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jasbo49

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  1. In my mind, it works to encourage you to buy the FCD before booking. Your encouragement to book early is more about choice of cabins and locking in a fare before it goes up (which the in-demand cruises do more than you might think). I have bought FDCs on board, then used them to rebook a cruise we had already booked. I'm sure you could do this on the phone, too. But like any change, you would be subject to losing your existing promo and falling under the conditions of whatever promo is going on at the time. This was not a problem for us. We had booked under Sip & Sail and merely converted to 3 for Free, which is actually better for us. Jim
  2. I think we did it just to check out the CC experience for breakfast as much as anything. And I'm glad we did, since our October cruise is in a CC mini and now I'm more sure of a good breakfast experience. Jim
  3. We have not yet sailed in a Club Class mini, but we will in October. We have, however, had Club Class dining three times and the first thing I'll say is each time has been a little different. While Princess tries to standardize these things, they don't all come out the same. Two of our three CC experiences, via upsells or moveover offers that resulted in suites, were on the Crown. The first one, an April 2018 transatlantic, had the best hostess I can imagine, but a waitstaff that seemed uneven. One waiter would rather talk to you than wait on you. Our last Crown CC experience was pretty recent. The host seemed ill-equipped for the job, never came close to knowing our names and had to ask our cabin number till the last night. But the waitstaff was on the money. Oddly enough, one of the waiters we were not too impressed with in April 2018 was still onboard and had developed into a major leaguer by June 2019, and it was a treat to have the great talker be a great waiter too. Regardless of the personnel, I think there are some real advantages of having Club Class dining, and as usual it's up to every cruiser to decide what's "worth it." -- The time factor is doubled when you realize 1. You don't have to wait to be seated; and 2. You can get through your meal faster. We have gotten through a complete meal with apps, entrees and desserts in an hour or less when in Club Class. If you want to take longer, take longer. No problem. -- There is something else offered each night. Unlike another post here, I haven't seen an extra entree and another extra (but, as I said, we all have different experiences). We've generally seen an app, an entree or a dessert, but it was still a fun addition. -- We've often been dismayed at how clumsy Princess dining rooms could be with breakfast. When you have Club Class for breakfast, you have a dining team that can figure out breakfast. Jim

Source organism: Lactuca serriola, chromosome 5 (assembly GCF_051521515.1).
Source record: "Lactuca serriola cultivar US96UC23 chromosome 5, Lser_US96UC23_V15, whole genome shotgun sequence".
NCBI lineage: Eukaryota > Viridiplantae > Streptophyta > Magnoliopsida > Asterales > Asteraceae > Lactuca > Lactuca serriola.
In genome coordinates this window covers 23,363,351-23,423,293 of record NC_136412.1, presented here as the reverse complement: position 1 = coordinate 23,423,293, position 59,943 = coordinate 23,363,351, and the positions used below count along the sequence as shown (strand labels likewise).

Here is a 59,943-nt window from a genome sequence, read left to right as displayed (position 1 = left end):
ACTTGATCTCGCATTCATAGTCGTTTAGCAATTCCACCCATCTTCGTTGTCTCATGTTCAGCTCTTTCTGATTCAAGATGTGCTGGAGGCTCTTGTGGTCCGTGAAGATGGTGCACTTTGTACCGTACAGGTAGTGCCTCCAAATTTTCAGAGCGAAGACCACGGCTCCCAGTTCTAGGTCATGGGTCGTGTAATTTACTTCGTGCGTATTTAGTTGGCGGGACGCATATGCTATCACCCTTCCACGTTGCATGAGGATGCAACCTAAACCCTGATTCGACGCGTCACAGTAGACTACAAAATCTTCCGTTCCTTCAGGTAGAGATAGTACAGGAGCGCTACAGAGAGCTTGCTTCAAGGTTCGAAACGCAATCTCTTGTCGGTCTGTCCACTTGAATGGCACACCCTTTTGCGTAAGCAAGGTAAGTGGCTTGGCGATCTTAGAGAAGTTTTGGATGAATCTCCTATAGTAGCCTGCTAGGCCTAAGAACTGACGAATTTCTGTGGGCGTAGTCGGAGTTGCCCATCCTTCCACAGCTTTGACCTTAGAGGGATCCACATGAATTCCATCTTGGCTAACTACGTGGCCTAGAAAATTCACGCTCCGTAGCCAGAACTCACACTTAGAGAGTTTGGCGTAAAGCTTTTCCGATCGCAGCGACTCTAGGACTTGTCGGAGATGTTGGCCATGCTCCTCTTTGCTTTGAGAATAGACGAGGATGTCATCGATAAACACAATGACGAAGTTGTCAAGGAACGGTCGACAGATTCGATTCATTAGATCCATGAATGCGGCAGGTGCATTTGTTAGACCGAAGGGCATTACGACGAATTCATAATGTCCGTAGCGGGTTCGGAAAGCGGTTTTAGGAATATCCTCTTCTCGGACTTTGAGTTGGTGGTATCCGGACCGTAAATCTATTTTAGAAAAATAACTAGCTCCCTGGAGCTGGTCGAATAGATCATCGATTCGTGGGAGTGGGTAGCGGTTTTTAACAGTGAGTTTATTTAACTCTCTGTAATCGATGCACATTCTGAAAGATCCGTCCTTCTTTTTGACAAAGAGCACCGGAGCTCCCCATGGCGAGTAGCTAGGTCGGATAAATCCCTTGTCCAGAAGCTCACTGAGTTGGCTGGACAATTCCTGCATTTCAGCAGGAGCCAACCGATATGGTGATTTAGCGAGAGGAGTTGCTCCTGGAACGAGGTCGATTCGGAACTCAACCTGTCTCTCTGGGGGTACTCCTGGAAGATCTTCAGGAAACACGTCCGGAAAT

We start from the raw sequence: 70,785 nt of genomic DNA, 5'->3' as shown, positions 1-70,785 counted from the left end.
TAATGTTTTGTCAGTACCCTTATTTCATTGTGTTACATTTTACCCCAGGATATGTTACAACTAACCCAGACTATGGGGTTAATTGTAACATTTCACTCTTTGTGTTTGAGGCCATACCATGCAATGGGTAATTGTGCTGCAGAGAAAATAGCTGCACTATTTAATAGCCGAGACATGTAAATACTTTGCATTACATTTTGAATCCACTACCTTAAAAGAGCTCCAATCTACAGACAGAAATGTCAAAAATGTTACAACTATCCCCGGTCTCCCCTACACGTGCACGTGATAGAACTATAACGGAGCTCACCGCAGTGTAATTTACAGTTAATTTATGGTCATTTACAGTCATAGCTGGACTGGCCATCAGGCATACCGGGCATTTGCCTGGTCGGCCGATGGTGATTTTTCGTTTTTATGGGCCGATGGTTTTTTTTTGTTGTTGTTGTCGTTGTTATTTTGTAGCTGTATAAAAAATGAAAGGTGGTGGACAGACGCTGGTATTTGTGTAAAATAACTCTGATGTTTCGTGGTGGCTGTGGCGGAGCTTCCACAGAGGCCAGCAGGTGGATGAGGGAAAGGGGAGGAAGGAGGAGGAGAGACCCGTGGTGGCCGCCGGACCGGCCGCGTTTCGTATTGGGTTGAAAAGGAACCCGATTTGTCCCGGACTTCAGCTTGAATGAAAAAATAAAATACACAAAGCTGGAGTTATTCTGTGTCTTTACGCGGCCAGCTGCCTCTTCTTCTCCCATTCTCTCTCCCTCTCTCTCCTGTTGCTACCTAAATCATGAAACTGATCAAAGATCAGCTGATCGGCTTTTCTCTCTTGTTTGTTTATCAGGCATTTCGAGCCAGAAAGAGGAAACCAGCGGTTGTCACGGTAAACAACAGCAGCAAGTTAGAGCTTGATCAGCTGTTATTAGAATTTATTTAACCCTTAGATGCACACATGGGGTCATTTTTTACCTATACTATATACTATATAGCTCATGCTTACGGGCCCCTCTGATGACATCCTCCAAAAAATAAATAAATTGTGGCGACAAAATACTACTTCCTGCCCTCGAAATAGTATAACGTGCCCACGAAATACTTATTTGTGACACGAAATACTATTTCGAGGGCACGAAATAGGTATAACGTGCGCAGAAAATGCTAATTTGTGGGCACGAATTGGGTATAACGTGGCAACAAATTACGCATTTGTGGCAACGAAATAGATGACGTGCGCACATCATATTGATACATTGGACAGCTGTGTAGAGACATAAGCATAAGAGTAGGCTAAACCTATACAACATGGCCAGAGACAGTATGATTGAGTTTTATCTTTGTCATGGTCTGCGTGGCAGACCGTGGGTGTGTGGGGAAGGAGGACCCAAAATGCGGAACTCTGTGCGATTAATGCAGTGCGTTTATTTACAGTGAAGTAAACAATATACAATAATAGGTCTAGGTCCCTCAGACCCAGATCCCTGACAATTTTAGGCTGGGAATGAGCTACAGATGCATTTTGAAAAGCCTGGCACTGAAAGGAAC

4. As Cheryl said, the starboard Emerald minis are quiet. The Club Fusion stage that makes the noise is way aft on the port side. You can see it on the deck plans. Jim
  5. I don't mean to step in for the gentleman from Colorado, but I always put on the Princess luggage tags before going to the airport. I see no downside. If my bag ends up circling some carousel in Hong Kong, someone can pick it up and see, "oh, this bag is supposed to be in Rome in two days. Jim
  6. Do you really want to have your car in NYC when you cruise ends in FLL? Jim
  7. I'm pretty sure both are available at most bars. However, Crown Royal is available through room service at $23.60 for a 375 ml bottle. Jim
  8. We cruised into Brooklyn a few Septembers ago to end a Transatlantic. We came in early, sometime around dawn, and I remember seeing the Statue of Liberty for sure, but that's because we were fairly close to it. I'm not sure the Manhattan skyline was that visible, but it might depend on time of day and how close you are. Jim
  9. When I call room service to order gin, I often ask for a few lime wedges too. That way I can use the tonic in the mini bar and make G&Ts. I'll bet you could get olives that way too or ask for a few at a bar. And to be honest, I don't think it would be a problem to just fill one of those little 3 oz. fluid bottles with vermouth. I think it's technically against the rules, but they're just not going to make an issue of it. It's like going 2 mph over the speed limit. Jim
  10. Either that or go to the Churchill-style martini, in which one merely glances at the vermouth bottle. Jim
  11. I believe this is a case where the Platinum benefit (the internet minutes come with Platinum status with no bump for Elite) is actually forfeited when buying the package. If so, these prices and discussions you're seeing apply to a first-timer as well as a long-time Princess cruiser. Hope someone will correct me if I'm wrong. Jim
  12. Location. There are lots of deluxe balconies, but just a few in premium locations. Jim
  13. It all depends on the cruise. If it's a long one or one with a lot of sea days, I'll always go for the mini-suite. We like the extra interior space if we're going to be spending some time "at home." But be aware that mini-suites don't automatically come with upsized balconies on the Royal class ships. Most minis have the same 9 by 4 balconies that the typical balcony cabin has. If it's a short one or port-intensive, the interior space isn't so important to us. If you can score one of the aft balconies with a larger balcony, that's the way I'd go for a short cruise. Jim
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